These are weighty papers and the WPC Briefing Paper (copied below), is recommended reading for its comparative brevity.

Individual WPAG members who would like to add thoughts and comments, are encouraged to respond directly to the Consultation.

Briefing Paper for the Welwyn Parish Council Planning Committee

The following Briefing Paper has been prepared by Cllr Bill Morris, Chair of WPC and is reproduced here as it provides a very helpful guide which will be of help to WPAG members.

Background

WPC first became aware of this consultation at their 25th June meeting.  Luton Borough Council (whose company – London Luton Airport Limited – own the airport) are consulting with those whose opinions they seek and who may be affected, about their proposals to expand the airport further and a series of public meetings has been drawn up.  The consultation runs until 31 August, with a series of 17 consultation events taking place in and around Luton between 9 July and 4 August. At these events everyone will have the opportunity to view the plans, speak to members of the expert project team, and provide feedback.  The meeting for our locality was to be held on 10 July at Oaklands College WGC from 1400 to 2000.  Given the lack of open advertisement or direct contact and our late discovery of the event, no WPC representative could attend.  Other venues and times are given on their website and members may wish to attend a more remote event.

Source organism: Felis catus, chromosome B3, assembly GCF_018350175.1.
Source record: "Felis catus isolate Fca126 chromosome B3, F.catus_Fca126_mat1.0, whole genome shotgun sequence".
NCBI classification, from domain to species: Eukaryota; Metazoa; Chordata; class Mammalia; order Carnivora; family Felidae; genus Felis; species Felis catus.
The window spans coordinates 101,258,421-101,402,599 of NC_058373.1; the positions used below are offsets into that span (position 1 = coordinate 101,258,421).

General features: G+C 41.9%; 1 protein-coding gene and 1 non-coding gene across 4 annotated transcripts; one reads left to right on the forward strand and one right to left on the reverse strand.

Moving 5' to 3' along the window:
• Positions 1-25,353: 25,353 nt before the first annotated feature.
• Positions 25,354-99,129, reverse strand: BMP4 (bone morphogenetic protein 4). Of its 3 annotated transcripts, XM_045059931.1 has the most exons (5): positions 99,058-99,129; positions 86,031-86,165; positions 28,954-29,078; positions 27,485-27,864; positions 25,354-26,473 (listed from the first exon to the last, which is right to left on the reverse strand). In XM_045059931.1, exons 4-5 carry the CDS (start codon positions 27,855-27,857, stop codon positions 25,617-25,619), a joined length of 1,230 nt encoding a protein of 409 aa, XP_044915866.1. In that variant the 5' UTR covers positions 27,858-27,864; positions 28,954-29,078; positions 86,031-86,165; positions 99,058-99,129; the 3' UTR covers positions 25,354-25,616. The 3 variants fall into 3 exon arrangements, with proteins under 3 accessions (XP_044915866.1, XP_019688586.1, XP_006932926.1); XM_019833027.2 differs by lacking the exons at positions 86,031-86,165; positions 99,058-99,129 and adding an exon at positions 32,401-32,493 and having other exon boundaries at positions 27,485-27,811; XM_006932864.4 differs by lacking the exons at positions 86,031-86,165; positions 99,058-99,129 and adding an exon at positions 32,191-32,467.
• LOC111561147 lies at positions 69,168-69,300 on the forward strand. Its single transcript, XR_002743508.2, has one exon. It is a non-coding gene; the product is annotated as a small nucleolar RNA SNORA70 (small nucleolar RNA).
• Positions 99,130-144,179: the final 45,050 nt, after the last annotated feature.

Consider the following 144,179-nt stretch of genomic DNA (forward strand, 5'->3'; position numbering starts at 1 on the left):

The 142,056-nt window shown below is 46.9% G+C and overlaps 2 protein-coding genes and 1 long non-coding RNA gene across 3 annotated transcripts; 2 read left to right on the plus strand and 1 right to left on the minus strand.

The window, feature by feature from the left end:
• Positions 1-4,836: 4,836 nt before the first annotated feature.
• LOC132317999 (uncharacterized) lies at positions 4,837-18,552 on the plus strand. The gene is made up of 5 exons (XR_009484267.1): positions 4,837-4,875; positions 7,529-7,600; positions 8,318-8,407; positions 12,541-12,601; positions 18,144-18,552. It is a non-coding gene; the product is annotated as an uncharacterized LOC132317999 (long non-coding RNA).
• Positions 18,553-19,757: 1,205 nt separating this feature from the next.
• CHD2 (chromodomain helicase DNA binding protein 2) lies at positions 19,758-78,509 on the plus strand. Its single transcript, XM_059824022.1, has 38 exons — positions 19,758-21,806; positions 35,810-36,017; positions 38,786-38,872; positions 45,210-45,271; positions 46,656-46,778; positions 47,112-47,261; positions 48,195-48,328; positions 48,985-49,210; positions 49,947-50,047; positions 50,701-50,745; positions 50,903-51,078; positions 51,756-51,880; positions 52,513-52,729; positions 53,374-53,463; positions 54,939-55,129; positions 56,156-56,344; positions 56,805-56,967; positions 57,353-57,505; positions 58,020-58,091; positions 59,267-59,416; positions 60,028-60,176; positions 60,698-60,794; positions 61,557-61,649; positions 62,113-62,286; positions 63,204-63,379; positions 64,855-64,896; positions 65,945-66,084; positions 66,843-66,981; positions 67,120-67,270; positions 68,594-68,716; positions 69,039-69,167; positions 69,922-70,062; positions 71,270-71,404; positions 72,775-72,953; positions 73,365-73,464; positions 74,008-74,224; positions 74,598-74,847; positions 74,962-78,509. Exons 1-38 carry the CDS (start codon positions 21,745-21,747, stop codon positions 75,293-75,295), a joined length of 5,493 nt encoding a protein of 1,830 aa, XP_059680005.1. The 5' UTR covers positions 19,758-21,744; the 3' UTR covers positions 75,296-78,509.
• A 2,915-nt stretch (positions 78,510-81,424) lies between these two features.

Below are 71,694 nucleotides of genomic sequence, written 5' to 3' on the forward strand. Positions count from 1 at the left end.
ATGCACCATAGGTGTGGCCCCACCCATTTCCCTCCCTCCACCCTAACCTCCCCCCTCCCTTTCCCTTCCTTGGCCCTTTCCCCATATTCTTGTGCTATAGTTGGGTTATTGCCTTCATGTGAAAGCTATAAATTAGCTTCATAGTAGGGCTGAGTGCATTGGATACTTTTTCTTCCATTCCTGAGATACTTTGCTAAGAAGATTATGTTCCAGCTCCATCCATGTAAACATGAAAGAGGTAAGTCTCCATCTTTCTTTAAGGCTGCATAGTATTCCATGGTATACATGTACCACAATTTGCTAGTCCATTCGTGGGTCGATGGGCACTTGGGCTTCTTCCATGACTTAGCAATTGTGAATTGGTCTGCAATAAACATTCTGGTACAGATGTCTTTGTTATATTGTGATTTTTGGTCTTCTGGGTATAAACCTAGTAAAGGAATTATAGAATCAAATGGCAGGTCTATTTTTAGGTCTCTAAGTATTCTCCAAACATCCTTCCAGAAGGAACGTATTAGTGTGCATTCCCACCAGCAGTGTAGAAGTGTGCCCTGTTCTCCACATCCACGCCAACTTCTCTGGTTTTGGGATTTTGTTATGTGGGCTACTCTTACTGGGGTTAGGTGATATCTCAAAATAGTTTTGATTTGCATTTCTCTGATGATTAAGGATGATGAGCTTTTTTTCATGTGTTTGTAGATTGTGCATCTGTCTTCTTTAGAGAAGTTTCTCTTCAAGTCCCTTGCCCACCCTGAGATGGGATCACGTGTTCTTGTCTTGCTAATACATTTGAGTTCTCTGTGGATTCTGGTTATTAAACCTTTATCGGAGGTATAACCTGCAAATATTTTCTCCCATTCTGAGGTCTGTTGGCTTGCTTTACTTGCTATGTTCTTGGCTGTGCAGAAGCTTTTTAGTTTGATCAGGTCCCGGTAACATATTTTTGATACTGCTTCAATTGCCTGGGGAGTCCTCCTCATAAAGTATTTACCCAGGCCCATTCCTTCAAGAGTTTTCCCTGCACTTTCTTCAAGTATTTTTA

The website contains a lot of information including proposals, consultation format and a response booklet:  https:/www.luton.gov.uk/news/Pages/Consultation-gets-under-way-on-potential-expansion-of-London-Luton-Airport.aspx

Given that much of the village, Digswell and Oaklands are under the flight paths, many residents (assuming they were aware) may have concerns.  In addition to the obvious air and noise pollution issues, there are also infrastructure questions concerning travelling both to and from the airport and the airport layout itself, when such an expansion is being considered.The Planning & Licensing Committee is invited to consider the issue and this outline reply, with regard to submission to WPC at their July meeting.  The consultation ends on 31 August, with a further round in 2019.

Proposals

Luton Airport is growing faster than predicted and is now the fifth busiest airport in the UK. At its current rate of growth, Luton is forecast to reach its existing permitted capacity of 18 million passengers per annum (mppa) in 2021.  The Council believe it may be possible to handle up to 36-38 mppa (i.e. doubling the throughput.  The major reasons for doing this, as given by the Council are: